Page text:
Below the original English transcript of an interview published yesterday in the Greek daily Εφημερίδα των Συντακτών/Εfimerida ton Syntakton (The Editors’ Newspaper) with its political editor Tassos Tsakiroglou.
TT: In Europe we face the revival of some irrational or even real fanatical movements of the extreme right and the Neonazis. In Greece we have the Golden Dawn party, which attacks and kills immigrants and Greek antifascists. What does it mean according to your analysis of fanaticism? How can we confront this setback to forms of irrationality and fanaticism?
AT: Analyses of, and political responses to, fascism have often oscillated, since the interwar period, between focussing on its irrationality – its open scorn for dialogue and criticism, its infatuations with occultism, its cult of thoughtless violence and virility – and revealing its profoundly instrumental, and in its own way rational operations – for instance as a tool of class struggle from above. The Nazi extermination of European Jews (alongside Roma, the disabled, and political opponents) is in a way the emblem and culmination of this: at one and the same time the greatest affront to ‘Reason’ and the inhuman apex of bureaucratic rationality. The Nazis were fond of praising their own ‘fanaticism’ but were also capable of operating with matchless calculated cynicism. In this sense, despite what a certain liberal common sense may suggest, irrationalism or fanaticism are neither sufficient nor even necessary conditions for fascist politics. Besides the urgent demands of anti-fascist organising, and the ever necessary work of education and critique, I think the Left should be wary of only confronting the phenomena of extreme-rightist irrationality and violence, and truly attend to the sources of the strength of the far right – especially its ability to rally downwardly mobile strata of the population that much of the institutional Left has often ignored. Here I think it is not irrationalism or fanaticism which are the key question, but racism as the defining way in which the right has been able to obscure or distort crisis, unemployment or exploitation, using the ancient but also hideously modern technique of turning ‘others’ into scapegoats, displacing responsibility from capitalists to immigrants, and promoting the grim fantasy that without ‘them’, ‘we’ would live in some kind of autochtonous idyll.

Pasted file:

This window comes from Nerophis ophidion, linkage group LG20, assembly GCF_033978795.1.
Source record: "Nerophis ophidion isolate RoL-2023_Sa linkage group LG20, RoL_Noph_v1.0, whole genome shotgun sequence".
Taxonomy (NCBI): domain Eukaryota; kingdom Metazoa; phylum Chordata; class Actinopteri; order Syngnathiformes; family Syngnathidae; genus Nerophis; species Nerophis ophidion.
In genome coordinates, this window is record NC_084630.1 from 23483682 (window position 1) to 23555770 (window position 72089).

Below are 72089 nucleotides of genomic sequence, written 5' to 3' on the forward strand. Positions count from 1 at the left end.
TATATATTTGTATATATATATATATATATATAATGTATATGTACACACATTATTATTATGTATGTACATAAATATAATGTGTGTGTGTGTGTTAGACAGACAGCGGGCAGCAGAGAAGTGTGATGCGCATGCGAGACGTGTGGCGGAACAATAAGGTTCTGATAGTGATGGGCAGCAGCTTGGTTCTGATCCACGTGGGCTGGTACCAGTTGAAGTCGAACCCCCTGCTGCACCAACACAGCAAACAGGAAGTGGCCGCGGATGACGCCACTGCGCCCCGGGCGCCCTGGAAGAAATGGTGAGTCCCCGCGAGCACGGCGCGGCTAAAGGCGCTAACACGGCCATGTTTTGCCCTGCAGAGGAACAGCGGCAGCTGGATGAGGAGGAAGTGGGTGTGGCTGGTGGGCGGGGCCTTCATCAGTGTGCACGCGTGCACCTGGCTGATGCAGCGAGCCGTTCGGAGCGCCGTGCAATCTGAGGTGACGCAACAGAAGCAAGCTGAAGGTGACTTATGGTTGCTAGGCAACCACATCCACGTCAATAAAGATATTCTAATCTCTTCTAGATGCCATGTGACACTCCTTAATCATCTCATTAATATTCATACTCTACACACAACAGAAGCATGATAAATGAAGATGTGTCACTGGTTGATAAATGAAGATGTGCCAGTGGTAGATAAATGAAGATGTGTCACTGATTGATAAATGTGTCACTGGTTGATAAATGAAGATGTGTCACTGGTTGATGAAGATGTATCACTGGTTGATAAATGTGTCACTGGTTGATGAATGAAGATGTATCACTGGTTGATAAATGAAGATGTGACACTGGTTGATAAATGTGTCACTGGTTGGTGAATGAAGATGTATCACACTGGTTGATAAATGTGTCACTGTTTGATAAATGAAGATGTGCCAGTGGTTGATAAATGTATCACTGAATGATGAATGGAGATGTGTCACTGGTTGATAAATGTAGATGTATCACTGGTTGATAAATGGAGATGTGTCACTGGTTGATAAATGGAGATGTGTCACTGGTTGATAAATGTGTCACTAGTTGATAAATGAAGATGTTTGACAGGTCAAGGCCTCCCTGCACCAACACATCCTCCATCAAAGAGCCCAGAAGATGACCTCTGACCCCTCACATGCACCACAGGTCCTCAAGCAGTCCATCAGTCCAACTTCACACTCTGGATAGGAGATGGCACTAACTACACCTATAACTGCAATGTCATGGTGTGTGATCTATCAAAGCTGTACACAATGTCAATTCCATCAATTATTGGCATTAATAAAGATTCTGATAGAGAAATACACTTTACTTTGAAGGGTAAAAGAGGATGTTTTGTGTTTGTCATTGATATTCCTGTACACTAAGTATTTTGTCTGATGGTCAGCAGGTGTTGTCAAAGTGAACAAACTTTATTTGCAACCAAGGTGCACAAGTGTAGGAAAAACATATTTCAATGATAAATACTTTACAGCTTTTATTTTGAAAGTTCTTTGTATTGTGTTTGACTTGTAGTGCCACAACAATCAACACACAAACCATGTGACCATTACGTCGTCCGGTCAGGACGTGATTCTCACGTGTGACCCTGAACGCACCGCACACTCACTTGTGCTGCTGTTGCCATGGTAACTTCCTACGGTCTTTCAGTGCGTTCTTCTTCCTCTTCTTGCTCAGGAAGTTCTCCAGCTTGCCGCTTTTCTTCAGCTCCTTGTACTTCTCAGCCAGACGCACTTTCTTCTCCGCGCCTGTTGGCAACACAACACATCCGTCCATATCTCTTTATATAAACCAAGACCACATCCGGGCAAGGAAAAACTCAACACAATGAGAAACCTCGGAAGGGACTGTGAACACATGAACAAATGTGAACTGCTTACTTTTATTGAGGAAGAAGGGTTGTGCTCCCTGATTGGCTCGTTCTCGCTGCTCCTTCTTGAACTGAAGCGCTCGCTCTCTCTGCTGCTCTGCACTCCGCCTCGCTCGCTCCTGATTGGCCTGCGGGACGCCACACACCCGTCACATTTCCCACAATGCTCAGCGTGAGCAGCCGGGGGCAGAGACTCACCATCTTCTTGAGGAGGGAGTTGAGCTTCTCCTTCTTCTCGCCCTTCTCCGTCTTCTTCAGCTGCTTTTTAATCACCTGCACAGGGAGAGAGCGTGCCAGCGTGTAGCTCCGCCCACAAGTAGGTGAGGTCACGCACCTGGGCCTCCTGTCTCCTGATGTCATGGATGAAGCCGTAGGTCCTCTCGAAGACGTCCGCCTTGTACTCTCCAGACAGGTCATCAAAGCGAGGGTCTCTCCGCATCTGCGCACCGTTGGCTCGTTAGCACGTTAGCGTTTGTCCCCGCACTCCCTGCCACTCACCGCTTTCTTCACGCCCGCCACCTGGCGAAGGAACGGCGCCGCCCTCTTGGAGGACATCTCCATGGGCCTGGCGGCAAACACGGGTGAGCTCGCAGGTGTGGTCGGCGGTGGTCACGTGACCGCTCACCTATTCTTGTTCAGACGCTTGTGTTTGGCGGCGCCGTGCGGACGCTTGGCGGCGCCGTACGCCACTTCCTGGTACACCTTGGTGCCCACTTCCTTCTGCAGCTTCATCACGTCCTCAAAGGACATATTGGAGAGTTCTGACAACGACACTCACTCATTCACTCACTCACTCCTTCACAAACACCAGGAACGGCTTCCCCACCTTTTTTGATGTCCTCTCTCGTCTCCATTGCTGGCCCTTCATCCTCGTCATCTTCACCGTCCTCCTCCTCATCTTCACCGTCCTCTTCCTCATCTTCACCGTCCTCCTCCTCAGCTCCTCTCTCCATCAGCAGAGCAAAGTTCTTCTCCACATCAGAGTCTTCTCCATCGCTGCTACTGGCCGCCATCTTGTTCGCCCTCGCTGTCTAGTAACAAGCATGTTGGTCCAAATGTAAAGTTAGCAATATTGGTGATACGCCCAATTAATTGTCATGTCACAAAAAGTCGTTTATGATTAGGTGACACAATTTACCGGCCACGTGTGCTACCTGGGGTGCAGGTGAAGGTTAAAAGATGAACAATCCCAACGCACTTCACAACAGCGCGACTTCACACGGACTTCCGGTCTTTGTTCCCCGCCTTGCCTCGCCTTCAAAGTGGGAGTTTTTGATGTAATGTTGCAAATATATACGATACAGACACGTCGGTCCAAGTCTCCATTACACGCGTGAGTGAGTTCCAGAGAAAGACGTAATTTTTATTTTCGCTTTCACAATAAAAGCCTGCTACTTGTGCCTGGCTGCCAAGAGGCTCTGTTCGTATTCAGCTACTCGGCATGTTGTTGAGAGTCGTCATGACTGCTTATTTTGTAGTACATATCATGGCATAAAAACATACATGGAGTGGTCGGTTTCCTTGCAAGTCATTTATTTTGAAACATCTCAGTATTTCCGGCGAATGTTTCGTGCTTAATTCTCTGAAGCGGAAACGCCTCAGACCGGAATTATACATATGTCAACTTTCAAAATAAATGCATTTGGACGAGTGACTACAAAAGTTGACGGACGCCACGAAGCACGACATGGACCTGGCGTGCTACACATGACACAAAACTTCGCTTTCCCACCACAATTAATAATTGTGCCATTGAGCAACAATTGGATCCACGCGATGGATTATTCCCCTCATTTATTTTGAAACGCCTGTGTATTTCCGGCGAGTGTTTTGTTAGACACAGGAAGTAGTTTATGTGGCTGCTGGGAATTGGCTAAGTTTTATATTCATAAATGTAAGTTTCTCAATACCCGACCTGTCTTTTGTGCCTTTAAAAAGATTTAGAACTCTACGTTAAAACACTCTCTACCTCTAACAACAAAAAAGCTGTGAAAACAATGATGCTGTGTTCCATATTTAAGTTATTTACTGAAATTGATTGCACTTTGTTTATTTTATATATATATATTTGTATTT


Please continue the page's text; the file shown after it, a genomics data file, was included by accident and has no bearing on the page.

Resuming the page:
TT: We see in different parts of the world the use of religion as a political force. What’s its real role and impact in nowdays societies and how does it shape the notion that West has for Otherness, especially for Islam?